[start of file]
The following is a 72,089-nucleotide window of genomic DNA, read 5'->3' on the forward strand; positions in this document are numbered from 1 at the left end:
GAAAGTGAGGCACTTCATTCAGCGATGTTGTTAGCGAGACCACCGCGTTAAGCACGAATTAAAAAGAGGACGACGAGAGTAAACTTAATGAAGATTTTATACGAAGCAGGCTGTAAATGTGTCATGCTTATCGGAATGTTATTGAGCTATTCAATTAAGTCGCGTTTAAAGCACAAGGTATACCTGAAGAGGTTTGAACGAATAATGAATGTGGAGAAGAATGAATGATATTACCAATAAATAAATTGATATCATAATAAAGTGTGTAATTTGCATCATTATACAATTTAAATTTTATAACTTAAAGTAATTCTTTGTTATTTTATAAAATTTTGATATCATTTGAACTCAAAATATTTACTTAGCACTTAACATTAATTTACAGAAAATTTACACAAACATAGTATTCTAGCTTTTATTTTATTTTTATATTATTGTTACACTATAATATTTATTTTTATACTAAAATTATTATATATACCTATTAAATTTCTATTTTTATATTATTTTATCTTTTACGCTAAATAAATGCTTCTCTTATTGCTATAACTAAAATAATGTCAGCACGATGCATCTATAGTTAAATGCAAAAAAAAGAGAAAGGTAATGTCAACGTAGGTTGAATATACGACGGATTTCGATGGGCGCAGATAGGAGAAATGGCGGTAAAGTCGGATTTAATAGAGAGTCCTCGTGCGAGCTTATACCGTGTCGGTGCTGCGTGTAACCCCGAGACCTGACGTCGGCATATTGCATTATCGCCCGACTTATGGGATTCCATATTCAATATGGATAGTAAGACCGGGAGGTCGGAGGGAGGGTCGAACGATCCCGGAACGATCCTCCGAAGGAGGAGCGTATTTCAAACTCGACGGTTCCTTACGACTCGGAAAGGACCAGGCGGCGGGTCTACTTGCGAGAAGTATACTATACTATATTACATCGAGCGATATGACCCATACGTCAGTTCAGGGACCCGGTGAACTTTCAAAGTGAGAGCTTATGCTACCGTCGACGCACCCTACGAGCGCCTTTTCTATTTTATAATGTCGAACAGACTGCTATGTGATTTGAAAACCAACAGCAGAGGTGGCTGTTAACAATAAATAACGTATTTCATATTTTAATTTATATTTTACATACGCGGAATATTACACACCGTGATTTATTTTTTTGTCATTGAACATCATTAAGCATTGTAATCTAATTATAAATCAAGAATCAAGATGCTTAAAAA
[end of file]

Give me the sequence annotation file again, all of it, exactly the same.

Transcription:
The following is a 72,089-nucleotide window of genomic DNA, read 5'->3' on the forward strand; positions in this document are numbered from 1 at the left end:
GAAAGTGAGGCACTTCATTCAGCGATGTTGTTAGCGAGACCACCGCGTTAAGCACGAATTAAAAAGAGGACGACGAGAGTAAACTTAATGAAGATTTTATACGAAGCAGGCTGTAAATGTGTCATGCTTATCGGAATGTTATTGAGCTATTCAATTAAGTCGCGTTTAAAGCACAAGGTATACCTGAAGAGGTTTGAACGAATAATGAATGTGGAGAAGAATGAATGATATTACCAATAAATAAATTGATATCATAATAAAGTGTGTAATTTGCATCATTATACAATTTAAATTTTATAACTTAAAGTAATTCTTTGTTATTTTATAAAATTTTGATATCATTTGAACTCAAAATATTTACTTAGCACTTAACATTAATTTACAGAAAATTTACACAAACATAGTATTCTAGCTTTTATTTTATTTTTATATTATTGTTACACTATAATATTTATTTTTATACTAAAATTATTATATATACCTATTAAATTTCTATTTTTATATTATTTTATCTTTTACGCTAAATAAATGCTTCTCTTATTGCTATAACTAAAATAATGTCAGCACGATGCATCTATAGTTAAATGCAAAAAAAAGAGAAAGGTAATGTCAACGTAGGTTGAATATACGACGGATTTCGATGGGCGCAGATAGGAGAAATGGCGGTAAAGTCGGATTTAATAGAGAGTCCTCGTGCGAGCTTATACCGTGTCGGTGCTGCGTGTAACCCCGAGACCTGACGTCGGCATATTGCATTATCGCCCGACTTATGGGATTCCATATTCAATATGGATAGTAAGACCGGGAGGTCGGAGGGAGGGTCGAACGATCCCGGAACGATCCTCCGAAGGAGGAGCGTATTTCAAACTCGACGGTTCCTTACGACTCGGAAAGGACCAGGCGGCGGGTCTACTTGCGAGAAGTATACTATACTATATTACATCGAGCGATATGACCCATACGTCAGTTCAGGGACCCGGTGAACTTTCAAAGTGAGAGCTTATGCTACCGTCGACGCACCCTACGAGCGCCTTTTCTATTTTATAATGTCGAACAGACTGCTATGTGATTTGAAAACCAACAGCAGAGGTGGCTGTTAACAATAAATAACGTATTTCATATTTTAATTTATATTTTACATACGCGGAATATTACACACCGTGATTTATTTTTTTGTCATTGAACATCATTAAGCATTGTAATCTAATTATAAATCAAGAATCAAGATGCTTAAAAA